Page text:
What Happens if I’m Convicted of Assault in New Jersey?

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There are few things worse than being convicted of a crime. One of the most common criminal charges we see here in New Jersey is assault. Essentially, a person may be charged with assault if they either recklessly or intentionally cause bodily harm to another person, or if they threaten to cause bodily harm to another person. When facing these charges, it’s imperative that you don’t proceed without a dedicated Bergen County criminal defense lawyer in your corner. Our legal team is here to help. Here are some of the questions you may have about assault charges in New Jersey and how we can assist you in fighting those charges:

What are the consequences of a simple assault charge in New Jersey?

Someone commits an act of simple assault if the court can prove that the person attempted to cause, or intentionally/recklessly caused bodily injury to another person, negligently caused bodily injury to another individual with a deadly weapon, or threatened an individual with the possibility of imminent “serious bodily injury.” If you are convicted of simple assault in New Jersey, you will face a disorderly persons offense (a misdemeanor), which can entail a potential $1,000 fine and up to six months of incarceration.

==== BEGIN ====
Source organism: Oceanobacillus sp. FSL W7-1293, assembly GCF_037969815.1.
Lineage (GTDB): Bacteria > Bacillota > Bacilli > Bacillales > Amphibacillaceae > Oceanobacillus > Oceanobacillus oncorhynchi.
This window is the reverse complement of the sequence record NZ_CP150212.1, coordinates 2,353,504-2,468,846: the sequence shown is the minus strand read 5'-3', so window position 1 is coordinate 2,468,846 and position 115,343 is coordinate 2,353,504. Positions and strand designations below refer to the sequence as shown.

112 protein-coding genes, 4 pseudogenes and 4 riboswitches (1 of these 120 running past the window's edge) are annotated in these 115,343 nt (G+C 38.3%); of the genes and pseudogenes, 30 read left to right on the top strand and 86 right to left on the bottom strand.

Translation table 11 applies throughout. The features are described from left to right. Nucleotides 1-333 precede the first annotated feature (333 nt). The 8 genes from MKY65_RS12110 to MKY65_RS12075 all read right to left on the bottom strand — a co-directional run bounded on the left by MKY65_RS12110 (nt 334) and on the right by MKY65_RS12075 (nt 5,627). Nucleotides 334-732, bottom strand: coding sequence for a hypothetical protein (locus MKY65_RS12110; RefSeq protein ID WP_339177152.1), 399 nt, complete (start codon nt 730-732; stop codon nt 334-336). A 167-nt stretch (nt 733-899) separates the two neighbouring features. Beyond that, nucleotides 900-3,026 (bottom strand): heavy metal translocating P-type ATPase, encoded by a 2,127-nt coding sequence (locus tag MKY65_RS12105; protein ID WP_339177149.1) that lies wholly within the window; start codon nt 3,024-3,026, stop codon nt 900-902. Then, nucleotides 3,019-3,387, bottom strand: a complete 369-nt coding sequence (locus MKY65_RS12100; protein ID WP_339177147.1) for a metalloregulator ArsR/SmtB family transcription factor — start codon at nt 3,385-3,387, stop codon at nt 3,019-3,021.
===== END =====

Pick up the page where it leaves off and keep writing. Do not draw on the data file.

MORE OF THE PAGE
What are the penalties for an aggravated assault charge in New Jersey?

Aggravated assault is when a person allegedly either recklessly causes bodily injury to another person with a deadly weapon (or threatens/attempts to), or when someone attempts to cause serious bodily injury to another person. Depending on the degree of your aggravated assault charge, you may face anywhere between 18 months to 10 years of incarceration.

Are there any potential defenses I can use?

Fortunately, if you’re accused of assault, with the right criminal defense attorney in your corner, there may be a wide range of defenses available. To start, the best defense against an assault charge of any kind is proving self-defense. If we can prove that you only injured or threatened another person because they started the conflict and you were merely protecting yourself from an assailant or potential assailant, you should have a valid defense. Other potential defenses to assault charges are as follows:

  • You were defending someone else against an assailant
  • You were defending your property from damage/destruction
  • Lack of witness testimony
  • The statute of limitations has passed

If you have any further questions or are ready to get started, please don’t hesitate to speak with us today. We are here to help in any way we can.


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